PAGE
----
Mission Produce Speaks to Fructidor About How They Use the Felix Instruments Avocado Quality Meter

Avocados on a tree with mission avocado logo

Scott Trimble

June 20, 2019 at 8:12 pm | Updated June 22, 2022 at 9:17 pm | 6 min read

We had the opportunity to chat with Adrian Rico, Research and Development Project Engineer at Mission Produce Inc., about their use and experience with the Felix Instruments Avocado Quality Meter. Founded in 1983 and one of the first to import Mexican avocados to the US with USDA approval, Mission Produce is now one of the largest producers of avocados in the world.

The following is our conversation with Adrian…

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Adrian, can you first give a quick rundown of your background?

My background is in R&D and project engineering. So, I work with packaging and new packaging technologies. Then, the other half of my job is doing R&D and familiarizing myself with new, emerging biotechnologies in the agriculture industry.

How long have you been using Felix equipment?

We’ve been using the Felix meter from their initial inception unit, so I believe for about a year to a year and a half – even before I was with the company. I’ve been using it for the last ten months with all different types of fruits or different types of avocados in the region.

For those who do not know how to use it, what is the procedure that you follow? Do you use it before harvest or after harvest?

So, we’ve used it three different ways in California, Mexico, and Peru. In California, we’ve been primarily using it on the post-harvest sites in our R&D Department. Basically, we’ll align ourselves in R&D studies, and we’ll take dry matter measurements, which is as simple as grabbing an avocado and placing it onto the meter. They’re scanned just by pressing a button on the device, as simple as that.

In Peru, we’ve been using it for two different methods: at harvest and also at post-harvest for R&D. We still do not have a lot of experience with the harvest method, but our results have been good so far. We’ll pick it out in the field and take some measurements. It’s really important right now because our fruit season is ongoing and our fruits are changing every year, so we need to learn more about the fruit however we can. This can be as simple as taking it out to the field, grabbing an avocado on the tree, still leaving it on the tree, placing it on the device, and pressing the scan button again. The newest feature that we’ve been implementing is the GPS tracker with FruitMaps. I believe we started using that down in Peru, which helps track the reading at the scanning location and build a map for our harvest in Peru.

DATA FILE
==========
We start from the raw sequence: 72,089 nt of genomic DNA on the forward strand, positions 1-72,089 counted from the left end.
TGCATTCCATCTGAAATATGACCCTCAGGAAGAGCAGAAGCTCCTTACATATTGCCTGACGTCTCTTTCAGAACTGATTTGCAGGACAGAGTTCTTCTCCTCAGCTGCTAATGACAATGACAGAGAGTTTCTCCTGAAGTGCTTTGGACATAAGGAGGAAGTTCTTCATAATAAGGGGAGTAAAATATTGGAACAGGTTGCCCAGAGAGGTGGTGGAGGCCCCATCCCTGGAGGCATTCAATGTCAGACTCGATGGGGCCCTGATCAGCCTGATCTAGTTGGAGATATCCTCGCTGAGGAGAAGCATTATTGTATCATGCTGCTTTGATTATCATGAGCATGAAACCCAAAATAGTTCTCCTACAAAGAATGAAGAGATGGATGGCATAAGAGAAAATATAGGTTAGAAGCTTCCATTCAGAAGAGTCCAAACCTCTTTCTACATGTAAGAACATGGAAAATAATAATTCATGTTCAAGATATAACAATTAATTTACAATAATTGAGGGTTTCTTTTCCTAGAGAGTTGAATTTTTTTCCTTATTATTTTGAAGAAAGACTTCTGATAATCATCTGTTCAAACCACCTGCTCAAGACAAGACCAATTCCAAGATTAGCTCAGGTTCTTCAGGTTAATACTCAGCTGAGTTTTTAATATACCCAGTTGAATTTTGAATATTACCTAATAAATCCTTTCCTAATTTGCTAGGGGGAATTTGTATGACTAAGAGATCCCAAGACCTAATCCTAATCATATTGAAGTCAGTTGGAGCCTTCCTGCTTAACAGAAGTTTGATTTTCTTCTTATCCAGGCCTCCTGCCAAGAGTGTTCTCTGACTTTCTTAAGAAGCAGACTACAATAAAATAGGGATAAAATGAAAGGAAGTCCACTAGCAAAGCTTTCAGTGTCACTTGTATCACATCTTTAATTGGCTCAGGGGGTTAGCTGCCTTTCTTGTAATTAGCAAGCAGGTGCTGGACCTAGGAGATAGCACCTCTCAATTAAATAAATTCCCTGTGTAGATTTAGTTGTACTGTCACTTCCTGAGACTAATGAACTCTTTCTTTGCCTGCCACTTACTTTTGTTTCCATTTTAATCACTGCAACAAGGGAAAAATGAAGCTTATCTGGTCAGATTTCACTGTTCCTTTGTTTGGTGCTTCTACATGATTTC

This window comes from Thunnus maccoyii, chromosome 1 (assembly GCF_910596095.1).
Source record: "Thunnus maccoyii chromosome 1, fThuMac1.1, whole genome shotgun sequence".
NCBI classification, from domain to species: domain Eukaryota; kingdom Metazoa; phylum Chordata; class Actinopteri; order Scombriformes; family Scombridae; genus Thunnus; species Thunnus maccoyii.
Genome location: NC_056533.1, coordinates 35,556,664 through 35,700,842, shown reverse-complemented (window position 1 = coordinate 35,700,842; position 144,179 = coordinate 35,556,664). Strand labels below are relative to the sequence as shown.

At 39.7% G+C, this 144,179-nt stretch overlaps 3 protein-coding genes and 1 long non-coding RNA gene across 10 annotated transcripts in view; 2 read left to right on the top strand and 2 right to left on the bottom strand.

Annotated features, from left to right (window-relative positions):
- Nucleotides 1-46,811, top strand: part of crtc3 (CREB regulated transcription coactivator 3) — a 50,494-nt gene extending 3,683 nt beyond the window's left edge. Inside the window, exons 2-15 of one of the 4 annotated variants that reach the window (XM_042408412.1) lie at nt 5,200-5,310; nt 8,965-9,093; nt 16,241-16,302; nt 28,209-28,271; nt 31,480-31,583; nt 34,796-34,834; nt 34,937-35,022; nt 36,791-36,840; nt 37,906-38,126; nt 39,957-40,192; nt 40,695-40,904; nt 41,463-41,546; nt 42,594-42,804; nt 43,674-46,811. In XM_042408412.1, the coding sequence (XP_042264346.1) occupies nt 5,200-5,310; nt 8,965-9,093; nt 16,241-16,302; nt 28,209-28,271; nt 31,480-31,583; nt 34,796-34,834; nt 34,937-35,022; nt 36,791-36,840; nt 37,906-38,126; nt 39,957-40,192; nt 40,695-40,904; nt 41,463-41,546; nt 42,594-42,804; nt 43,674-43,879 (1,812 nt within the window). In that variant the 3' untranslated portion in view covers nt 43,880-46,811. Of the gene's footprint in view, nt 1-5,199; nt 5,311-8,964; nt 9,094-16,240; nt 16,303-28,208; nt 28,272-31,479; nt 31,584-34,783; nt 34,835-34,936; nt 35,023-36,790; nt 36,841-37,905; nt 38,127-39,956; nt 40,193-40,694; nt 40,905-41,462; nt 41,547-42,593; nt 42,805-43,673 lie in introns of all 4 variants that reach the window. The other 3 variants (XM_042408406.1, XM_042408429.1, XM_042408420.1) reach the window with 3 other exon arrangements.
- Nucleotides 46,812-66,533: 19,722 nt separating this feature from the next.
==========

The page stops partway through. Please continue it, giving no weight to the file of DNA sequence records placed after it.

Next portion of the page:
In Mexico, we’ve primarily been using it as a secondary measurement for our dry matter, our current microwave method. We’re still validating the machine down there with the Mexico team, but it’s been good as a second measurement for dry matter because we’re taking dry matter measurements every day. Again, it’s as simple as placing it on the device and taking a scan. I think the big selling point, and the biggest strength for us, is how quickly it can give us a dry matter measurement, and also, the fact that it’s non-destructive, which I know everyone is happy about.

Do people need long training to start using the equipment? If someone is using it for the first time, what length of training would you recommend?

When you’re initially starting out, setting up the device on your WiFi and seeing all the capabilities on FruitMaps, I would say it’ll take at least an hour of training for someone with some technical experience. But, for every day usage, it took less than five minutes for our quality assurance team to really get familiar with the device and see its capabilities.

The ease of use is the main thing. It’s as easy as having someone press the button, take the reading, and then the device goes to work for itself – or, really, it goes to work for you.

Considering you are a big company based in the U.S., what are the advantages for you of using this equipment?

We are in different regions, so the capabilities are huge. For us, I would say the equipment gives an advantage on the quality assurance side. Quality is really important to Mission, and ensuring the avocados are at the best quality for our customers is one of our biggest goals.

Taking a dry matter measurement with the current microwave or dehydration method involves a lot of time. We expend at least two to three hours of labor doing these measurements, and we could easily see Felix taking a couple of scans of fruit and reducing that work to maybe less than 30 minutes.